The National Art Library is home to over 140,000 art auction catalogues from more than 200 art auction houses. It is the largest accessible collection of art auction catalogues in the world. Within this collection thirty per cent remain uncatalogued fully in the priced sequences of Christie’s, Sotheby’s, Foster and Knight, Frank & Rutley. Priced catalogues are those annotated at the time of sale with the hammer price and buyers name.
Work has begun on cataloguing these beginning with the sequence of Christie’s priced sales that in the National Art Library start from 1867. Christie’s was the UK’s foremost art auction house at this time. Sotheby’s focused on book sales rather than art until after World War One. So far cataloguing has reached 1895. Within these years are a great number of important auctions that included the sale of numerous world famous art works, and some rather less famous curios.
On 14 June 1893 Shakespeare’s jug and cane was sold to Restele for the sale’s highest price of 162 pounds and 15 shillings. Described as of cream-colored earthenware, it was divided longitudinally into eight compartments, each horizontally subdivided, and within, principal deities of heathen mythology were represented in bold relief, housed in a carved oak case of octagonal form, having in the eight niches figures of Shakespeare’s favourite characters.
Certainly distinctive, but authentic? The catalogue entry is rather verbose for the time and claims they were bequeathed by Shakespeare to his sister Joan, who married a Mr. Hart, who settled in Tewkesbury, and they remained in possession of his descendants till the commencement of the present century, when they passed into other hands. The lot came with a volume containing cuttings from magazines and newspapers, and correspondence relating to these relics. In the early 1800’s a small medallion inscribed “William Shakespeare at the age of forty” was added. Case closed.
The greatest demand for art during this period was for beautiful, famous British female portraits. In this area nothing can surpass the work of “The Duchess of Devonshire” by Thomas Gainsborough. Painted around 1784 it was auctioned at Christie’s on 6 May 1876 as part of the Wynn Ellis sale, lot number 63. Bought by the silk manufacturer Wynn Ellis thirty years previously for £63, it sold for £10,605 to the art dealer Agnew. It is quoted as the highest, or second highest, price ever paid for a painting at auction.
The Duchess was a real beauty. It is said Gainsborough once failed in painting a full-length of her and left the picture unfinished saying he found “the Duchess was too much for him.” No compliment was considered too high for her until stepping out of her carriage one day an Irish dustman commented, “Love and bless you, my lady, let me light my pipe in your eyes.” It was a compliment that at the time it was agreed nobody could better. Over one hundred and fifty years later Raymond Chandler perhaps got close with, “It was a blonde. A blonde to make a bishop kick a hole in a stained-glass window.”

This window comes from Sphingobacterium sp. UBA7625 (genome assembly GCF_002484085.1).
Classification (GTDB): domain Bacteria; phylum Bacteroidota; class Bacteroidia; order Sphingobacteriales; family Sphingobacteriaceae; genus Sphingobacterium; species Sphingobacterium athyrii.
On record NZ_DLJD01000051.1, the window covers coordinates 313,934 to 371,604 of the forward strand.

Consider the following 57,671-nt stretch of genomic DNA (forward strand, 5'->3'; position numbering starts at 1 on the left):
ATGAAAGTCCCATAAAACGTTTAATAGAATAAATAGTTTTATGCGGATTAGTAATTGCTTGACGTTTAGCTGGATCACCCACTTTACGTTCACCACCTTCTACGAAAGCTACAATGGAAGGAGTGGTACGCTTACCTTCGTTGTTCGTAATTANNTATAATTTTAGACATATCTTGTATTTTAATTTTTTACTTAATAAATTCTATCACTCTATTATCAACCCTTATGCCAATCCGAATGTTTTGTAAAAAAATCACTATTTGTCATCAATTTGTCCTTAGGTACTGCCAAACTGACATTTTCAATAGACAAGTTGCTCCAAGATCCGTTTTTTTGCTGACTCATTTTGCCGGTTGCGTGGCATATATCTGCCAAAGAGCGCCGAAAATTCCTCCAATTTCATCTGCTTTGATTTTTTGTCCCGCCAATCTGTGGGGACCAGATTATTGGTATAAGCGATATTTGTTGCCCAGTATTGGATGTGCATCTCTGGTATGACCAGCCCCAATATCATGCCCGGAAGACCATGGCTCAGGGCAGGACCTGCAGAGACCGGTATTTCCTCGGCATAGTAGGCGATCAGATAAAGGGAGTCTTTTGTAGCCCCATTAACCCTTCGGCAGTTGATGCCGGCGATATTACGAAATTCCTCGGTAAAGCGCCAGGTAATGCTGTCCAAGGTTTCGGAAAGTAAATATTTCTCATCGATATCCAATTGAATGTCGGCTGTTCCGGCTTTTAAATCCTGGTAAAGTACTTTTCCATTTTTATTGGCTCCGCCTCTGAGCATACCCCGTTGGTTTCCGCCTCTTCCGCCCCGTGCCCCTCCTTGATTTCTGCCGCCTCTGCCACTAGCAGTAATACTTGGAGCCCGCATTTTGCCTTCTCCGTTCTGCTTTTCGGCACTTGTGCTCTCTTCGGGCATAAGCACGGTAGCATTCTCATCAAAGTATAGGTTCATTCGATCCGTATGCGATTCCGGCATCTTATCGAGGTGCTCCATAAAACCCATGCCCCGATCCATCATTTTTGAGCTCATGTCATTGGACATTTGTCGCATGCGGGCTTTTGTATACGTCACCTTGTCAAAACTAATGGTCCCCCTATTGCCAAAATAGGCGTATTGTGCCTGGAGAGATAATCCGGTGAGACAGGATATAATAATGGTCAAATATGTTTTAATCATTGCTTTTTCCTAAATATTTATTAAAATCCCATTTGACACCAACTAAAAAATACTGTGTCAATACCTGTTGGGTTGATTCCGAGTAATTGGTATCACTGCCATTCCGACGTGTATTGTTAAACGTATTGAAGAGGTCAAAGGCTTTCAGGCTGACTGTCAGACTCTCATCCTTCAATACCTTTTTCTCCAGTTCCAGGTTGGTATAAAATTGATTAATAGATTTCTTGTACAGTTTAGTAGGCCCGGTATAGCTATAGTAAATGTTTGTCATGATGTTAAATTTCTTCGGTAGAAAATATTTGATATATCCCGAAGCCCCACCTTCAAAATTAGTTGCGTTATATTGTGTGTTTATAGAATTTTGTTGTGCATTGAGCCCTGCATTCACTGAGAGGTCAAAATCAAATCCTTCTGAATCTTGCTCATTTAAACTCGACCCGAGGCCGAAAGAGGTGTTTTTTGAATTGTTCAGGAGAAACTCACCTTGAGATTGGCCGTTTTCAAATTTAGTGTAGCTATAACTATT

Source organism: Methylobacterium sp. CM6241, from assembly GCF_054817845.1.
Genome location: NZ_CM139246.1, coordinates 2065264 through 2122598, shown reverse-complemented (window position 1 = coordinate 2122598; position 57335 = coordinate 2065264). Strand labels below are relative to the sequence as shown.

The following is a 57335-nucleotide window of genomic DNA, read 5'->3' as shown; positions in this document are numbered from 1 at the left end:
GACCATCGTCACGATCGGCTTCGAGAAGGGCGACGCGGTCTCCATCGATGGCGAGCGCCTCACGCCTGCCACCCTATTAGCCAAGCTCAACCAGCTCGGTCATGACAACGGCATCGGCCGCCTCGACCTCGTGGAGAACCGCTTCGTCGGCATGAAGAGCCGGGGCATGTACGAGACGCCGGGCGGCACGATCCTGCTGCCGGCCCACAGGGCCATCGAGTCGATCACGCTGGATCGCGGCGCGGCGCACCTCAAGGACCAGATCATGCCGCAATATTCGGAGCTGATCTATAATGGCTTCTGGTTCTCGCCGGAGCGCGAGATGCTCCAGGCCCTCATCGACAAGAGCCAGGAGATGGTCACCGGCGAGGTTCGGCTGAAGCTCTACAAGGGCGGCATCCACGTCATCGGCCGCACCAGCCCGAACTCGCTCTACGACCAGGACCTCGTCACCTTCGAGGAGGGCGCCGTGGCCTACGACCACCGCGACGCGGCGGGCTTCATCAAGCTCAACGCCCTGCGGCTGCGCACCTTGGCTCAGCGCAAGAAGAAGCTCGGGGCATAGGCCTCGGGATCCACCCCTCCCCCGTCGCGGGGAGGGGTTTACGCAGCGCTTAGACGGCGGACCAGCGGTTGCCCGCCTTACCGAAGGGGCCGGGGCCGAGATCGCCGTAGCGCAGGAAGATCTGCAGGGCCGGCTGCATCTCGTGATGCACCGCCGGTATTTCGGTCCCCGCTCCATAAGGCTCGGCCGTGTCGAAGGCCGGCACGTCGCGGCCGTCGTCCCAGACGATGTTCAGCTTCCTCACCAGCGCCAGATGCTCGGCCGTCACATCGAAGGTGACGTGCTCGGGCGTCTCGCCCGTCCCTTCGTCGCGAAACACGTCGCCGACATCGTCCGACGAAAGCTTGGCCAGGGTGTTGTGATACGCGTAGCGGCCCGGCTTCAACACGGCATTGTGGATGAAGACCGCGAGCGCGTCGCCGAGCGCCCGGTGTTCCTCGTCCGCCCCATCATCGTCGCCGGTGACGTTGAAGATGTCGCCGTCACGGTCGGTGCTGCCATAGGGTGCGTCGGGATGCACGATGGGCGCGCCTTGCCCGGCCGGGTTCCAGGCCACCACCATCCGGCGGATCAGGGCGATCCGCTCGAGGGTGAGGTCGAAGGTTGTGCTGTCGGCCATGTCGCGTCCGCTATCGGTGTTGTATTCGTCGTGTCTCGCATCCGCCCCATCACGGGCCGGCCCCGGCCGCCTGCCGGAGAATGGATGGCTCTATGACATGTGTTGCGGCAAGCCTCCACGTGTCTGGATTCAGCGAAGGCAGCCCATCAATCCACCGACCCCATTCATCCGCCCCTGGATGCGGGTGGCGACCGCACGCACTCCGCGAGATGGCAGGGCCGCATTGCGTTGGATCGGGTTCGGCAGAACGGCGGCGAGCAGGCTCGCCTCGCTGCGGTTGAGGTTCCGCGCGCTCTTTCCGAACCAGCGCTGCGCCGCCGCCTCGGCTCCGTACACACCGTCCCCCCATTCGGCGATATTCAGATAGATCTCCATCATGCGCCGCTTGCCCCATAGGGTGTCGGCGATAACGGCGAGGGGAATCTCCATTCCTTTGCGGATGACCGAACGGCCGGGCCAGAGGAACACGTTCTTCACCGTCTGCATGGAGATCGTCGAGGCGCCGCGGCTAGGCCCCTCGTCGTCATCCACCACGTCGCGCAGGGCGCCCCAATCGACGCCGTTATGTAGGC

The 1876 catalogue entry contained absolutely no loquacious comments. Art auction catalogues of the time were sparse in there description of the lots, depending instead on the performance of the auctioneer, the attendance of famous persons in the auction room and the viewing and exhibition of the paintings themselves. In the 1876 catalogue the painting is described as, “The Duchess of Devonshire, in a white dress and blue silk petticoat and sash, and a large black hat and feathers.” God knows what the Irish dustman could of come up with if she had had that hat on as well.
The painting never lasted long with Agnew’s. On 26 May, just 20 days after the auction, it was stolen from their gallery in Old Bond Street, cut out of the frame around midnight by the Napoleon of crime, Adam Worth. A globe-trotting criminal mastermind, Worth had intended to sell the picture to realize funds for the release of his brother, however after his release on a technicality he decides to keep “The Noble Lady,” as he calls it.
The law eventually captures up with Worth’s life of crime. Following a failed robbery of a money delivery cart in Belgium Worth spends five years in prison and after his release in the painting is returned to Agnew’s for a reward in 1901. It remains in perfect condition despite the rumours he often slept with it.
J. P. Morgan then buys the painting and after decades in America it returns to London where it is auctioned on 13 July 1994. This time Sotheby’s holds the auction, for which the catalogue, British Painting 1500-1880, as held in the National Art Library, has a full page description and photo of the painting. There is still no mention of the Irish dustman’s comment but art auction catalogues undoubtedly provide an unrivalled historical window for all types of art research.
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